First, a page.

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Semin Nephrol. 2009 Jul;29(4):370-8. doi: 10.1016/j.semnephrol.2009.03.020.

Emerging topics in pediatric bone and mineral disorders 2008.

Author information

1
Department of Pediatrics, Levine Children's Hospital at Carolinas Medical Center, Charlotte, NC 28232-2861, USA. charles.mckay@carolinashealthcare.org

Abstract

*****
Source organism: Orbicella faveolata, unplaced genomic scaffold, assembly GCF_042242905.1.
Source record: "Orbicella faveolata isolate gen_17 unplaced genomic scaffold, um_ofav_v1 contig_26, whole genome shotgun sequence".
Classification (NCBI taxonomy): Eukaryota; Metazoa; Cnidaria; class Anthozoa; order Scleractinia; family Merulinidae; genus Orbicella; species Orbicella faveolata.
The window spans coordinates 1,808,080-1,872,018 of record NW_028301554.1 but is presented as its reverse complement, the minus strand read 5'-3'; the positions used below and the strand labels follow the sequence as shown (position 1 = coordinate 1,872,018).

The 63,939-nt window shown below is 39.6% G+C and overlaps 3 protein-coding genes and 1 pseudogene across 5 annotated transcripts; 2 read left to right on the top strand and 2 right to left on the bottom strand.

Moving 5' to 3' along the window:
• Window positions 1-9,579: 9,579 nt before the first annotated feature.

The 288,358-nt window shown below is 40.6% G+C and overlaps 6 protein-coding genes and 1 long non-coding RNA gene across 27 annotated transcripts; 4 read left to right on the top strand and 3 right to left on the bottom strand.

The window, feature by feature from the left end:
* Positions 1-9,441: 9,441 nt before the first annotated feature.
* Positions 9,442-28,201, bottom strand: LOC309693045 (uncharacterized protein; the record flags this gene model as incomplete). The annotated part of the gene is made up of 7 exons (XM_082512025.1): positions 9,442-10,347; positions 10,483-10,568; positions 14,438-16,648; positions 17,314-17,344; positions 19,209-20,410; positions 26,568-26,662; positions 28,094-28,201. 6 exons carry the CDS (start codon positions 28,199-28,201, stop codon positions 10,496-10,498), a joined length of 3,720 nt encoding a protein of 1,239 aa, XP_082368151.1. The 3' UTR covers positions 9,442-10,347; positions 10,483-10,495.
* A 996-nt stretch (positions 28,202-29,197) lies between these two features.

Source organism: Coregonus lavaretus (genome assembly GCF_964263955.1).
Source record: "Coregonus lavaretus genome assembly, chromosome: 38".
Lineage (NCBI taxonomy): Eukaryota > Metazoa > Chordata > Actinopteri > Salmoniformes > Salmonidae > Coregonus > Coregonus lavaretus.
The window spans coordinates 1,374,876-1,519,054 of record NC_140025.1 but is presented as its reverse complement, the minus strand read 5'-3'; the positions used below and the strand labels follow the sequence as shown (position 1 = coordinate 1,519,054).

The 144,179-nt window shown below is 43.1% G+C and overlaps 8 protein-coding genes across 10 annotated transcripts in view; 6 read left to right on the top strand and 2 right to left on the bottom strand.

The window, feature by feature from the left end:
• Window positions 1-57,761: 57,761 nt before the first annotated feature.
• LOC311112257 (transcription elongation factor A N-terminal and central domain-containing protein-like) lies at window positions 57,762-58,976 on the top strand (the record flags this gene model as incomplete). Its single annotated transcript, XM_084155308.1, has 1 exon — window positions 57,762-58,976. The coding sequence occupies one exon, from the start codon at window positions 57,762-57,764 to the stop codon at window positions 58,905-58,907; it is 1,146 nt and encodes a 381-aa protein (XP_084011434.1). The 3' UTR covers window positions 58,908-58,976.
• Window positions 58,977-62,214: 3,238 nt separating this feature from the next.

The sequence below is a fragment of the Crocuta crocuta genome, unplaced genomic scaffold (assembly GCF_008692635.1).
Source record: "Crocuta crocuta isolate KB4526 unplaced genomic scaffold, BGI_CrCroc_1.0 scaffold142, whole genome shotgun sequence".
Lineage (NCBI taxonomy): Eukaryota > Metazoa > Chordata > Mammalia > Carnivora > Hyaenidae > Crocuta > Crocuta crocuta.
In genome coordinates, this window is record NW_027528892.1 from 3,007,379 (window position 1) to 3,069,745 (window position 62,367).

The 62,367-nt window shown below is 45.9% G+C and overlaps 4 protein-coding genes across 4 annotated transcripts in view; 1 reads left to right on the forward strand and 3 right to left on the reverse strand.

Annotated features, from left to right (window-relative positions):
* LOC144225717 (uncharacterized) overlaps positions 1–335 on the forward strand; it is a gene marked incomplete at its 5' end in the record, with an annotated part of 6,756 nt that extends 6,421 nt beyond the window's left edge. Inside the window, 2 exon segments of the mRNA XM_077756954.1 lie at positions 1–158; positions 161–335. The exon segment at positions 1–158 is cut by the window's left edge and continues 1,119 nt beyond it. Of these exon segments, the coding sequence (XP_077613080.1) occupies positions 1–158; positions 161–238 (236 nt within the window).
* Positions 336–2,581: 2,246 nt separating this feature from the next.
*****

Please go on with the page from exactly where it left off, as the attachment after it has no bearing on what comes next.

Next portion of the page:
The calcium sensing receptor (CaSR) and fibroblast growth factor 23 (FGF-23) play central roles in the regulation of calcium and phosphorus metabolism, respectively. CaSR controls parathyroid hormone secretion and renal calcium reabsorption. Inactivating mutations of the CaSR result in conditions characterized by hypercalcemia and hypocalciuria, whereas activating lesions cause hypoparathyroidism and hypercalciuria. Calcimimetics are a group of agonists for the CaSR that have been shown to be powerful agents in the treatment of secondary hyperparathyroidism. FGF-23 acts on the kidney to inhibit the reabsorption of phosphate and the synthesis of 1,25(OH)(2)D. Disorders of increased FGF-23 function are associated with hypophosphatemia, inappropriately low 1,25(OH)(2)D levels, and either rickets or osteomalacia. Conversely, decreased FGF-23 activity results in hyperphosphatemia, increased 1,25(OH)(2)D levels, and abnormal soft-tissue calcification. In chronic kidney disease, increases in FGF-23 are being investigated as markers of disease progression.

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